Through eight games this year, Green Bay's offense ranks tied for No. 18 in the league in sacks allowed with 16, but nine of those came in a two-game stretch at Washington and vs. Miami in Weeks 5-6. The Packers have not allowed a sack in three games, including the shutout of the Vikings two weeks ago.
One contributing factor has been the continuity that the line has been able to develop over the first half of the season, something it wasn't able to do in 2009. Four of the five starting offensive lineman have started every game this season, with right tackle being the only spot that has had any change. Tauscher opened the first four games there this season, with Bulaga taking over the last four since the veteran injured his shoulder vs. Detroit. That makes only two different starting combinations on the line at the midway point of the season, compared to five in the first half of '09 when injuries played a large role in the shuffling along the line.
"The last couple of years it seemed like the injury bug bit us a little bit," Philbin said. "That group, knock on wood, hasn't been hit too, too hard. As you mentioned, Mark has had some issues, but I think it helps. We've got a rookie playing, so you know there are somewhat expected growing pains. I think his performance has gotten better as the weeks have gone on. Hopefully we can hit our stride in that particular group as well as the entire unit here starting Sunday.
"We'd like to be at about 1½ (sacks allowed per game). In the old days we used to want to be at one or under (per game). Unfortunately, based on where we have been, we had to kind of reshape that a little. I think we're making good progress. We're certainly well ahead of (last year)."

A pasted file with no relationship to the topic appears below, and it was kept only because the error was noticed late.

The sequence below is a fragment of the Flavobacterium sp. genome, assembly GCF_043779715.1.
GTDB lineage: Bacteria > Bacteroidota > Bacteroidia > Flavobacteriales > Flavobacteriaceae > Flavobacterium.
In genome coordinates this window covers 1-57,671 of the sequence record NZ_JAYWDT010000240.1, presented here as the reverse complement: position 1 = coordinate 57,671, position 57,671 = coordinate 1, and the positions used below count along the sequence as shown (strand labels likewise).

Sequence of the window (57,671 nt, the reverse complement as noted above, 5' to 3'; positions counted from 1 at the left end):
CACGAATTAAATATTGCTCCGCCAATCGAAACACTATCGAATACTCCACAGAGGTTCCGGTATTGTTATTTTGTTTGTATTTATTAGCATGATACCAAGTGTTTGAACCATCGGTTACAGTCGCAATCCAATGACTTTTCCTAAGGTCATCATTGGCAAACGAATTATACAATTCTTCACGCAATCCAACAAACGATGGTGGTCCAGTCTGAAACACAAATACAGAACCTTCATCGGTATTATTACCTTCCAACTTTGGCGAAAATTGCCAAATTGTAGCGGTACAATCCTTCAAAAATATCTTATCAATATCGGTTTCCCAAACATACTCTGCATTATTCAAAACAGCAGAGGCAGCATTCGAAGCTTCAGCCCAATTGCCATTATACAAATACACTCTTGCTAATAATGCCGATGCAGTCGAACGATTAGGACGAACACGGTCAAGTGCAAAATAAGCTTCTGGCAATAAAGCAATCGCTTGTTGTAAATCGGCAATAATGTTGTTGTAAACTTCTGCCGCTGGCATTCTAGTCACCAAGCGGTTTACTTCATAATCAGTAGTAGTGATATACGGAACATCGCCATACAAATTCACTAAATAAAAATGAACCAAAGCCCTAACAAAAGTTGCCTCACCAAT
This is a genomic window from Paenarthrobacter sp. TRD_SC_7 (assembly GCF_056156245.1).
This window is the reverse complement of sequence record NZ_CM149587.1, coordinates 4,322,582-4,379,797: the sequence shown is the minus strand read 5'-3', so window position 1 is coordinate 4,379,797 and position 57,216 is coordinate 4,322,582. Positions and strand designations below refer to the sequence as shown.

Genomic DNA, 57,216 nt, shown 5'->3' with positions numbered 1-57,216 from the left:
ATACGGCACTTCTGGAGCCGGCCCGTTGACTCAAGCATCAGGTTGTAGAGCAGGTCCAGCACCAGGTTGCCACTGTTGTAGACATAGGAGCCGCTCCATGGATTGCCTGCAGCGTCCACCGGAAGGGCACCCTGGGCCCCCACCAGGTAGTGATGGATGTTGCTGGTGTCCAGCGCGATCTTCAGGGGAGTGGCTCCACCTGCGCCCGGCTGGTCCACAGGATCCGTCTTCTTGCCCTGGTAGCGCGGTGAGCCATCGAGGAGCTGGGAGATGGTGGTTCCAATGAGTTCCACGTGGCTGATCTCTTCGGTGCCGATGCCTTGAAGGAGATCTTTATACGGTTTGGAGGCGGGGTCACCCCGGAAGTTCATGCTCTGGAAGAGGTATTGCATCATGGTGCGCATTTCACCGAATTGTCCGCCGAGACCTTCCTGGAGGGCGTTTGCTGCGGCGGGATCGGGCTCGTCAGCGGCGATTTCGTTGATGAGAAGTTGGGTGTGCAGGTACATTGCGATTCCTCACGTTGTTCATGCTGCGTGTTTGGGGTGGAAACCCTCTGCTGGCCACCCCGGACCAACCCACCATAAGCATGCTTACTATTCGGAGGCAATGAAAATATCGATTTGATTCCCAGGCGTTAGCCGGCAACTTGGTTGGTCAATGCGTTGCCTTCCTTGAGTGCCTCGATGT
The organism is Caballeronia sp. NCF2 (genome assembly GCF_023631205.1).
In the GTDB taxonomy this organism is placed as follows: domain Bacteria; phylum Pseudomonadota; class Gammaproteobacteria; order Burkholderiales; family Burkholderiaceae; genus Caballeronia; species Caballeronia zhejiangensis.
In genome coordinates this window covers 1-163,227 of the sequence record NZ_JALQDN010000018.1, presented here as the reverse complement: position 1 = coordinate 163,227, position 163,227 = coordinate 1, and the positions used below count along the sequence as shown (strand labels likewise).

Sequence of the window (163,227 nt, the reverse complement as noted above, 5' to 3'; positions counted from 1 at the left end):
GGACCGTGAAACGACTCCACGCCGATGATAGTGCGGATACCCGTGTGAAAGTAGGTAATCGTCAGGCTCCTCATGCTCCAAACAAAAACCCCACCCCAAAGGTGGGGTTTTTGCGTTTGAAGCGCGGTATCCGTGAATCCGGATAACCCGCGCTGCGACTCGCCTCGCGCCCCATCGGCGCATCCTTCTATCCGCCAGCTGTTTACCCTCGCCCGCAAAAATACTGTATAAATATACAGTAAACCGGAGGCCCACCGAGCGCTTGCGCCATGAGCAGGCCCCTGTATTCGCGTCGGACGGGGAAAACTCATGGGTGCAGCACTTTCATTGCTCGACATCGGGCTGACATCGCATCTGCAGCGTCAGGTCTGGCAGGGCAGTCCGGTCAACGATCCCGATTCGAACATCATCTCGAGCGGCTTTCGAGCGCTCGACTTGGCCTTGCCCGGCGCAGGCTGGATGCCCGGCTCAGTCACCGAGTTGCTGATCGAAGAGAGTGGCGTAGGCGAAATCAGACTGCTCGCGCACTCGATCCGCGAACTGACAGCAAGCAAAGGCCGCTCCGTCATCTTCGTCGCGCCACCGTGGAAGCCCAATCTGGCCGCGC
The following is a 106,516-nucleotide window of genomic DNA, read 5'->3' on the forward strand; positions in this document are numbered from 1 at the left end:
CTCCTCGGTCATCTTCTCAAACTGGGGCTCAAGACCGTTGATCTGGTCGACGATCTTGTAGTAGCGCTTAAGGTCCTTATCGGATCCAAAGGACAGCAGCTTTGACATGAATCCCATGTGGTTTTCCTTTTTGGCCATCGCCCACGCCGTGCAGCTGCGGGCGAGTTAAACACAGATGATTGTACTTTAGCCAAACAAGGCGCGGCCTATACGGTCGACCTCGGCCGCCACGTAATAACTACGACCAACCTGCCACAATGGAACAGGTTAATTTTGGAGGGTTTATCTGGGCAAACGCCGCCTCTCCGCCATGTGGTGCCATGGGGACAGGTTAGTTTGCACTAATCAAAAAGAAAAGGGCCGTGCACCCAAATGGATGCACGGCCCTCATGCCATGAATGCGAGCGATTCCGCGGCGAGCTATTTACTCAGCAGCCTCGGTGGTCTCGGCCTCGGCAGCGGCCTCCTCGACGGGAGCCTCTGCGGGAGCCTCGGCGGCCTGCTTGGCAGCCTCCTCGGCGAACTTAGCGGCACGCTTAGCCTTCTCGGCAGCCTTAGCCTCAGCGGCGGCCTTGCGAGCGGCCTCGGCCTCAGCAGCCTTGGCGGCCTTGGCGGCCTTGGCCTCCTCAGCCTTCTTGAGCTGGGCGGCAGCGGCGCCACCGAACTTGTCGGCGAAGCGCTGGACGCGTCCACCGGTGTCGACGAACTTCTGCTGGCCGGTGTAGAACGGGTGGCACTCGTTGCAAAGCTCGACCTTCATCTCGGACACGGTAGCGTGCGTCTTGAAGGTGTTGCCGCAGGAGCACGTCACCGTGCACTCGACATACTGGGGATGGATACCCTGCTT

While protecting Rodgers was the biggest concern in the first half of '09, this year the offense's biggest issue has been converting on third down. Green Bay currently ranks No. 26 in the league on third down, converting just 35.1 percent of the time, a noticeable drop from last year's 47.0 percent mark that was good for No. 3 in the NFL.
Philbin said although the sack numbers have improved, that can sometimes be deceiving, with protection breakdowns that cause Rodgers to be pressured contributing to drives stalling as much as sacks do.
"We have had some protection issues," Philbin said. "We had an issue in the game with the Jets where we didn't get a blitz adjustment. We didn't get sacked, but we got chased out of the pocket and had to throw the ball away and punt the ball. Those are things we still feel like on third down, our protection needs to improve a little bit."
The challenge now for the Packers is to find a rhythm offensively with more sustained drives, and preventing Ware from being a disruption on Sunday night would be a good start toward accomplishing that.
"He is a guy that you are concerned about when you are game-planning because he has that much ability and he is productive," Philbin said. "He plays hard. On their side of the ball, when they are playing the Green Bay Packers they want to devise plans where they cannot get beat by our best players. So we spend time thinking about, 'OK, this guy can change the game. He's kind of got it all.' He'll keep you up at night, no question."
Additional coverage – Nov. 4